Genesis 37:29 Parallel Verses [⇓ See commentary ⇓]

Genesis 37:29, NIV: When Reuben returned to the cistern and saw that Joseph was not there, he tore his clothes.

Genesis 37:29, ESV: When Reuben returned to the pit and saw that Joseph was not in the pit, he tore his clothes

Genesis 37:29, KJV: And Reuben returned unto the pit; and, behold, Joseph was not in the pit; and he rent his clothes.

Genesis 37:29, NASB: Now Reuben returned to the pit, and behold, Joseph was not in the pit; so he tore his garments.

Genesis 37:29, NLT: Some time later, Reuben returned to get Joseph out of the cistern. When he discovered that Joseph was missing, he tore his clothes in grief.

Genesis 37:29, CSB: When Reuben returned to the pit and saw that Joseph was not there, he tore his clothes.

What does Genesis 37:29 mean? [⇑ See verse text ⇑]

After securing Joseph in the pit, Reuben seems not to have stayed to eat with his brothers (Genesis 37:18–25). He seems to have missed the exchange recorded in the last few verses, in which Judah talked his brothers into selling Joseph as a slave to passing traders (Genesis 37:26–28).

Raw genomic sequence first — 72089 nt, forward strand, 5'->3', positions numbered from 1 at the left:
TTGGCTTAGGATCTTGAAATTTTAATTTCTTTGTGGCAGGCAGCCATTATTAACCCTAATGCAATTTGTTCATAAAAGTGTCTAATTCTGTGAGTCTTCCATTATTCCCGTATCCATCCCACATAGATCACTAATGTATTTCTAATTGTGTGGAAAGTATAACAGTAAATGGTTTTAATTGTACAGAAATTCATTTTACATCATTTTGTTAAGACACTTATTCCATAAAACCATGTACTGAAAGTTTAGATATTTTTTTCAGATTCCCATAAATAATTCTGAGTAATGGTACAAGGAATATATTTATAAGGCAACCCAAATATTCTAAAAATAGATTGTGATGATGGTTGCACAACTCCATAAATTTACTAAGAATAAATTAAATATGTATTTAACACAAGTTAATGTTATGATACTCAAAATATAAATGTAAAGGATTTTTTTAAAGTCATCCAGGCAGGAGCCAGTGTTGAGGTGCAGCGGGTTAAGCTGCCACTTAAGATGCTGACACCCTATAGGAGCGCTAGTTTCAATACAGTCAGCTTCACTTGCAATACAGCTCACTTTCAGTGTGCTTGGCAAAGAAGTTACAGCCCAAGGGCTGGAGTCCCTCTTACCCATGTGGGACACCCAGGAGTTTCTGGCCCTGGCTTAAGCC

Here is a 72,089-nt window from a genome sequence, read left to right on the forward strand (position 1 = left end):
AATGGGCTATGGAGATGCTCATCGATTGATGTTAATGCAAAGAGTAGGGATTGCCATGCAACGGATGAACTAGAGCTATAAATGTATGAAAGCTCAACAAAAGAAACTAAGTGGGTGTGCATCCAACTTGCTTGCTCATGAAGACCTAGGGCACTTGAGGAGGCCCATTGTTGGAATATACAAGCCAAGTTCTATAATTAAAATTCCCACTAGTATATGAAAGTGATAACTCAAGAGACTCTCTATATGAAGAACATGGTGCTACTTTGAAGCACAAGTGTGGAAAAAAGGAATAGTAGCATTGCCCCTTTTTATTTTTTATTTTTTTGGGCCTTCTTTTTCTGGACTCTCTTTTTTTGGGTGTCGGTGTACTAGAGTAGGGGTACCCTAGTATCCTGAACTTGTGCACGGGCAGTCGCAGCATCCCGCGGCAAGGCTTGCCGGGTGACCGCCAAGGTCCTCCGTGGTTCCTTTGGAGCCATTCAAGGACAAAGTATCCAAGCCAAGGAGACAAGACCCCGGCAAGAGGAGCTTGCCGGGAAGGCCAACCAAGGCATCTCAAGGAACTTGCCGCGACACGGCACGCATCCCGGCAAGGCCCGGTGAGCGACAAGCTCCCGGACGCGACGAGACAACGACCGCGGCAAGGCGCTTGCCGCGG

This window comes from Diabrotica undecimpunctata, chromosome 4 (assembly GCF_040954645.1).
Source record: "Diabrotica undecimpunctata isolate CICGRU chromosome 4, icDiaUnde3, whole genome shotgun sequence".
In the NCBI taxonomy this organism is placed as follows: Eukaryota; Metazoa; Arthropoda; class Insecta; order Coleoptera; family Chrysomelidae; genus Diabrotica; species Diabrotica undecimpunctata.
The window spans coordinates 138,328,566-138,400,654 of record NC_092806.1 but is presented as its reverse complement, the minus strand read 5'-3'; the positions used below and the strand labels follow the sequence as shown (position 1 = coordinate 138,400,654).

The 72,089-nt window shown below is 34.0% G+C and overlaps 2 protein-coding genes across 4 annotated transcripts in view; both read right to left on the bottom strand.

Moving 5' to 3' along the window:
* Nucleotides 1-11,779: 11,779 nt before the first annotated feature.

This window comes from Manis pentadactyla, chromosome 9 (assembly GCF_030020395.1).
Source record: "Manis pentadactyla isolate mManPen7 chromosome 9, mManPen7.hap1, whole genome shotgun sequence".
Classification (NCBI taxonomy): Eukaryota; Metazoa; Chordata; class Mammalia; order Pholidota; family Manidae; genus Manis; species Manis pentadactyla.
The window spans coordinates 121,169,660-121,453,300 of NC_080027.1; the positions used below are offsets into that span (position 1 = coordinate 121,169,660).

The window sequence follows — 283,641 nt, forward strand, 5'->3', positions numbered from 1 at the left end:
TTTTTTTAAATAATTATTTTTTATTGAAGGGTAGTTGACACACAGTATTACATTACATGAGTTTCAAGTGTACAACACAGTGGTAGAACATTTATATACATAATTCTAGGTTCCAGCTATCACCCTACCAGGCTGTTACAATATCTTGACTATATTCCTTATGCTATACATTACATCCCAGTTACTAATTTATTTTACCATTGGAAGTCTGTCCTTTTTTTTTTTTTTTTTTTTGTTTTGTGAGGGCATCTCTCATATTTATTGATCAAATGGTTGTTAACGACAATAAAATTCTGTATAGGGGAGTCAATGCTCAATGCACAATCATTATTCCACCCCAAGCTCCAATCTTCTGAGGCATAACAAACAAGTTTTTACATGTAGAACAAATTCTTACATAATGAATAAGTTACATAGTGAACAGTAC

When Reuben returns to check on Joseph—perhaps to free him and return him to their father—he finds the pit empty. Heartbroken, Reuben tears his clothes in a sign of grief. Unlike the modern era, where people often see clothes as disposable, garments in the ancient world were meant to last. Tearing one's clothes was both an act of sacrifice and a clearly visible sign of mourning. Reuben is deeply upset by what has happened.

Depending on his motives for rescuing Joseph, this might be selfish grief. It's possible Reuben saw rescuing Joseph as a way of redeeming himself, after defiling the family by sleeping with his father's concubine (Genesis 35:22). Now that opportunity is lost (Genesis 37:30).